I think I noted that Saddler had basically just asked some simple questions, though I would have appreciated a bit more challenge and probing.

      Perhaps the editors might enlighten me as to what sin I committed.

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  5. John Newlands

    tree changer

    What seems to be working is borderline investment returns coupled with green issues. Deutsche Bank would probably have pulled the pin on the Abbot Point expansion without the shareholder petition as the whole project was looking shaky. Green concerns provided an additional excuse.

    I like the idea of a shrinking emissions cap as the rationale is clear to everybody. That is if it includes a component of fuel tax and embodied carbon constraints on imported goods while excluding questionable concessions like free permits, soil carbon and foreign offsets. A really tough CO2 cap combined with the rising gas price could make the RET unnecessary, thereby circumventing a lot of the current debate. If there is to be any 'blunt instrument' I'd make it a serious emissions cap.

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    1. Steve Hindle

      logged in via email @bigpond.com

      In reply to John Newlands

      I agree an emissions cap is probably the most efficient way to reduce the carbon going into the atmosphere. But to be really effective it needs to be supported by a price on carbon, rising at a long term predictable rate and applied globally. This would give the markets something solid to work with and the risks on carbon producing assets could be more accurately measured.

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    2. Sean Douglas

      logged in via email @hotmail.com

      In reply to Steve Hindle

      And I totally agree Steve. A couple of First principles analogies. Car seat belts were legislated in Australia in the early 1970s (and globally at different stages). The Government did not leave this choice to the markets, but imposing a massive Tax on non-seatbelt vehicles in order for the "market" to demand them being installed. The Govts legislated strict laws and regulations ... do it or you can no longer sell your product under threat of being put of business and CEOs sent to jail if they refused…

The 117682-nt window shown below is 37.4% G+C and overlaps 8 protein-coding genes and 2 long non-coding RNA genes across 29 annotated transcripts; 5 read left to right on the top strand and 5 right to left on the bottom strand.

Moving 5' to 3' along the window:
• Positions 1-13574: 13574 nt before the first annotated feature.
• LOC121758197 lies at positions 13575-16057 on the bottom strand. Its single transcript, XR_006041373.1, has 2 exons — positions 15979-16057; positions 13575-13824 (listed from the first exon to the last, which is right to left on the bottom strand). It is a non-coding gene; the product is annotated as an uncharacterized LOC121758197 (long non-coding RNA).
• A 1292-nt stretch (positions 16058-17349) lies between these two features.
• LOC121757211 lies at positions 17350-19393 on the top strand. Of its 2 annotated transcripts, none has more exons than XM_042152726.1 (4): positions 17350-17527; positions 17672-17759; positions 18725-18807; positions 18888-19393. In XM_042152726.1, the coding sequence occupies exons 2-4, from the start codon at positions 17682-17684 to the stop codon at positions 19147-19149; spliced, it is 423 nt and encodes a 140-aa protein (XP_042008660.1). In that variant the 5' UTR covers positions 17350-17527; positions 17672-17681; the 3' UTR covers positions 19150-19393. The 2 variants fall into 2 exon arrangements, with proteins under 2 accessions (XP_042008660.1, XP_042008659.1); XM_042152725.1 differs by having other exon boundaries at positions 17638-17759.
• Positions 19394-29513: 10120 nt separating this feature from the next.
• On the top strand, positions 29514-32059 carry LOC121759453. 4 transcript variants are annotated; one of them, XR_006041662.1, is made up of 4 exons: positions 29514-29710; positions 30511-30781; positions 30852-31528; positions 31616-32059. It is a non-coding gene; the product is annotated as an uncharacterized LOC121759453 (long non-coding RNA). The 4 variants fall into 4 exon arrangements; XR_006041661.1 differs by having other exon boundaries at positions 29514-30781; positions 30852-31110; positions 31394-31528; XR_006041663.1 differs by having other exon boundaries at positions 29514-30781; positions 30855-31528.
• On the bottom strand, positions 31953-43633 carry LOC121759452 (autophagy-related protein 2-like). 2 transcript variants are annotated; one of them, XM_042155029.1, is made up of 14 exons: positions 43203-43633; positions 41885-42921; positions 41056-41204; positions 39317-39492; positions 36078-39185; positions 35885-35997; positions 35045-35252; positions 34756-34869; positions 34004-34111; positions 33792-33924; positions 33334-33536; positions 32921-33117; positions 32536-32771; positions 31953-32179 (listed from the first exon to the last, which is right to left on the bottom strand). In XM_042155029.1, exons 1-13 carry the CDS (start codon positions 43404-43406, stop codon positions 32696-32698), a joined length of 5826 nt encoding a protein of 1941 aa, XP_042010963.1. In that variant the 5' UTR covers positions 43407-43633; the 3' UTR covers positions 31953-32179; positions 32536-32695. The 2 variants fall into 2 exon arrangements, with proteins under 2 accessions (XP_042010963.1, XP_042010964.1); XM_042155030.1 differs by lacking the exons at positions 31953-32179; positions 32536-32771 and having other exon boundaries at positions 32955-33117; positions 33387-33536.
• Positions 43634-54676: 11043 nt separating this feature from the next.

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  6. Aden Date

    Service Learning Coordinator at University of Western Australia

    "It rests on a false premise that all fossil fuel companies are somehow unethical or immoral.

    Fossil fuel companies are, for the most part, profit maximising entities that are optimising the valuation of shareholder’s investments given the irrational incentives that governments have created for them."

    These two sentences amount to: "Fossil Fuel companies are not immoral, they just relentlessly pursue profit at the expense of undermining the ability of the biosphere to sustain life."

    It speaks to the evil inherent in purposeless, unrestrained free-market capitalism.

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    1. Brad Farrant

      logged in via email @hotmail.com

      In reply to Ross Barrell

      As I said elsewhere - The time where people could get away with making decisions that negatively impact on people or the planet by simply saying "I am just doing my job" is over. Many of our corporate leaders may be still trying to duck and weave around their responsibilities to the rest of us at the moment by engaging all the resources at their disposal (spin doctors, marketing, propagating lies etc.) but the public are increasingly waking up to this and this will accelerate as more come to understand the massive economic, health, food and ecological challenges we face. The smart corporate leaders will get out in front and lead on solutions and the rest will fall by the wayside.

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    2. Michael Shand

      Software Tester

      In reply to Aden Date

      Keep this in mind the next time you hear talk about less government, smaller government, less regulation, green tape, red tape, getting in the way of business